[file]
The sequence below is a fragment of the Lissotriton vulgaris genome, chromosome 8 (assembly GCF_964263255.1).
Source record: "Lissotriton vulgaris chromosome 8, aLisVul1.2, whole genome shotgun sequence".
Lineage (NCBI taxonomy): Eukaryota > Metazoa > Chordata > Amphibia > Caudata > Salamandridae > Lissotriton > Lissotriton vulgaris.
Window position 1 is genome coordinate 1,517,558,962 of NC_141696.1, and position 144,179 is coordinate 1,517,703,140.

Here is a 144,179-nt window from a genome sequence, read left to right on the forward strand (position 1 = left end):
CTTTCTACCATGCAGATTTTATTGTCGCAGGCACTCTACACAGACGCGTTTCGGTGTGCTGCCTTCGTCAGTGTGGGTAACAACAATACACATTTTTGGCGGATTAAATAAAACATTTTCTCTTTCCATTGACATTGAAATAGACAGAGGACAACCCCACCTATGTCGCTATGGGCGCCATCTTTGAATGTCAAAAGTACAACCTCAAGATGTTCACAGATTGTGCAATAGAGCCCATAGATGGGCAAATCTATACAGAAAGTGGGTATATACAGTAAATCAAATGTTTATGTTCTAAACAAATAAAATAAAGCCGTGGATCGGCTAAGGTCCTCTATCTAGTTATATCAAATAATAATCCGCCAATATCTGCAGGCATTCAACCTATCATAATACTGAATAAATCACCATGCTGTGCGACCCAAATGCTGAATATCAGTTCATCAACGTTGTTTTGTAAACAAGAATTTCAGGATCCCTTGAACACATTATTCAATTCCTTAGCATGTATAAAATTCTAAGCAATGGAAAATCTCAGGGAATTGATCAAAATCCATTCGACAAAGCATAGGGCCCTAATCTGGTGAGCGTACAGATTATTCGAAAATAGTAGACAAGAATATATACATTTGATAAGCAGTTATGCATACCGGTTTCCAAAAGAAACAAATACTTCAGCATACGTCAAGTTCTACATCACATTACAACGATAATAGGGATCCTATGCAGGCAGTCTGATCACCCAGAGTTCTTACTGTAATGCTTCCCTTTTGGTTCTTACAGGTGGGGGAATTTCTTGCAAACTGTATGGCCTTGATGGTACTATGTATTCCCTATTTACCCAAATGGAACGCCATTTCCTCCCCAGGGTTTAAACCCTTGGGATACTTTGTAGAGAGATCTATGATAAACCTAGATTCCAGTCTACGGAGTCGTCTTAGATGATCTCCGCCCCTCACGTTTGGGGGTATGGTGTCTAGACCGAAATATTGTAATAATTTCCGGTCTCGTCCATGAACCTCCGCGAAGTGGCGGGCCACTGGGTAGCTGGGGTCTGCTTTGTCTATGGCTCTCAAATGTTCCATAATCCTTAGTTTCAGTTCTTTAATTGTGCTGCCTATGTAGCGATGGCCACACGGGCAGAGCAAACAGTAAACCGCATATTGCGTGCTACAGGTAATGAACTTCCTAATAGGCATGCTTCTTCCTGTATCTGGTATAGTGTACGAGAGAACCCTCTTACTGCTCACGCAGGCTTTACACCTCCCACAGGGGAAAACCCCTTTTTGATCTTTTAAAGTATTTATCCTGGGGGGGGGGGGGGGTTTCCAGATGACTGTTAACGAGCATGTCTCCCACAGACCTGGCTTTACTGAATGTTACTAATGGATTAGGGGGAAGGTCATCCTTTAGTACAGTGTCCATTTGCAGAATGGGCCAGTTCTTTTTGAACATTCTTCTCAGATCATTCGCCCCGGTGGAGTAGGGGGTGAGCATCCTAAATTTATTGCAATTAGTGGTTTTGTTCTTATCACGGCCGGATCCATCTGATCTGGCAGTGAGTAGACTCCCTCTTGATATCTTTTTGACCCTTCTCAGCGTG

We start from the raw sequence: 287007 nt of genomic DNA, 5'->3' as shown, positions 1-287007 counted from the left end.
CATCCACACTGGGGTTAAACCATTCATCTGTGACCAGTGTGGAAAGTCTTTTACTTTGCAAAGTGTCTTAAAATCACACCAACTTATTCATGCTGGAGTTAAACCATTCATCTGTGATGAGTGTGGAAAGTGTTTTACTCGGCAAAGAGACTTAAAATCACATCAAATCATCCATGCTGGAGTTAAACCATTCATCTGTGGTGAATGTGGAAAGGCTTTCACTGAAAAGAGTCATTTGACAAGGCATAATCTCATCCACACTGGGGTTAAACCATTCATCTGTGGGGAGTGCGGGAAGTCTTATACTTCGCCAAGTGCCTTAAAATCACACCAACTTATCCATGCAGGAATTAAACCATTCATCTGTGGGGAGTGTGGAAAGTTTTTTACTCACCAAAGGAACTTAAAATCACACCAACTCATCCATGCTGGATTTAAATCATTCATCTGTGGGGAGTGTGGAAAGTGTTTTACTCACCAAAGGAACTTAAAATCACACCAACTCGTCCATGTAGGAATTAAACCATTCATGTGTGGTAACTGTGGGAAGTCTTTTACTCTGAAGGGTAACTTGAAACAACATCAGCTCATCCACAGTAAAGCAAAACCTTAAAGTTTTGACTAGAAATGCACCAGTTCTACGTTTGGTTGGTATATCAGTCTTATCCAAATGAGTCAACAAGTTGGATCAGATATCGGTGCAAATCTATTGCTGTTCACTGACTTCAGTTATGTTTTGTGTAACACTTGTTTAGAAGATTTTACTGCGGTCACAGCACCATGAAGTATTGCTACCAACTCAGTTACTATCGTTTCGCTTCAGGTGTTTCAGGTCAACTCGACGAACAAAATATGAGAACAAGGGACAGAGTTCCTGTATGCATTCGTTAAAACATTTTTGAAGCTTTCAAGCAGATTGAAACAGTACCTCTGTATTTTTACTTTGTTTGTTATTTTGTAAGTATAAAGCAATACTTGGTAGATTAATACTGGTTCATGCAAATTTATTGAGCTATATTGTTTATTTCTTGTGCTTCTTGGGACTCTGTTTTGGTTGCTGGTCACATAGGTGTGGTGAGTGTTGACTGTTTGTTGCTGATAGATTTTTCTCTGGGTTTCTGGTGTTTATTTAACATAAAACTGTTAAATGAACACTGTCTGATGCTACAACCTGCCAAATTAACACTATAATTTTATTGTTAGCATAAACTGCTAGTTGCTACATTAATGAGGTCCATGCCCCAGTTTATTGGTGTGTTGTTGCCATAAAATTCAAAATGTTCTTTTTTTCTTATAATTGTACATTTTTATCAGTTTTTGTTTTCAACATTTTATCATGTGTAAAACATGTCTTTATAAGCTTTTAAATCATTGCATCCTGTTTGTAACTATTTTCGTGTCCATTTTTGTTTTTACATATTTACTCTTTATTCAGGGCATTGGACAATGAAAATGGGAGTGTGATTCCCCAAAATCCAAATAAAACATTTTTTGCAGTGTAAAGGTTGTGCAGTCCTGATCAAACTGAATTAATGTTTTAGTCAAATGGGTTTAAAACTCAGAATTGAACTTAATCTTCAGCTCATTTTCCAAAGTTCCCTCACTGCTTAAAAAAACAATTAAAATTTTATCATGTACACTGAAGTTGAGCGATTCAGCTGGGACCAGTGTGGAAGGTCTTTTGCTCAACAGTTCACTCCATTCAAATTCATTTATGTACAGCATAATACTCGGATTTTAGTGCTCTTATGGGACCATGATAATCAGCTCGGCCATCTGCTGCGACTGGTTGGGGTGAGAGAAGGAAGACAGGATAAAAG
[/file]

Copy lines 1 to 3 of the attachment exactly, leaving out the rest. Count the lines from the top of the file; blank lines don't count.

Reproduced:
The sequence below is a fragment of the Lissotriton vulgaris genome, chromosome 8 (assembly GCF_964263255.1).
Source record: "Lissotriton vulgaris chromosome 8, aLisVul1.2, whole genome shotgun sequence".
Lineage (NCBI taxonomy): Eukaryota > Metazoa > Chordata > Amphibia > Caudata > Salamandridae > Lissotriton > Lissotriton vulgaris.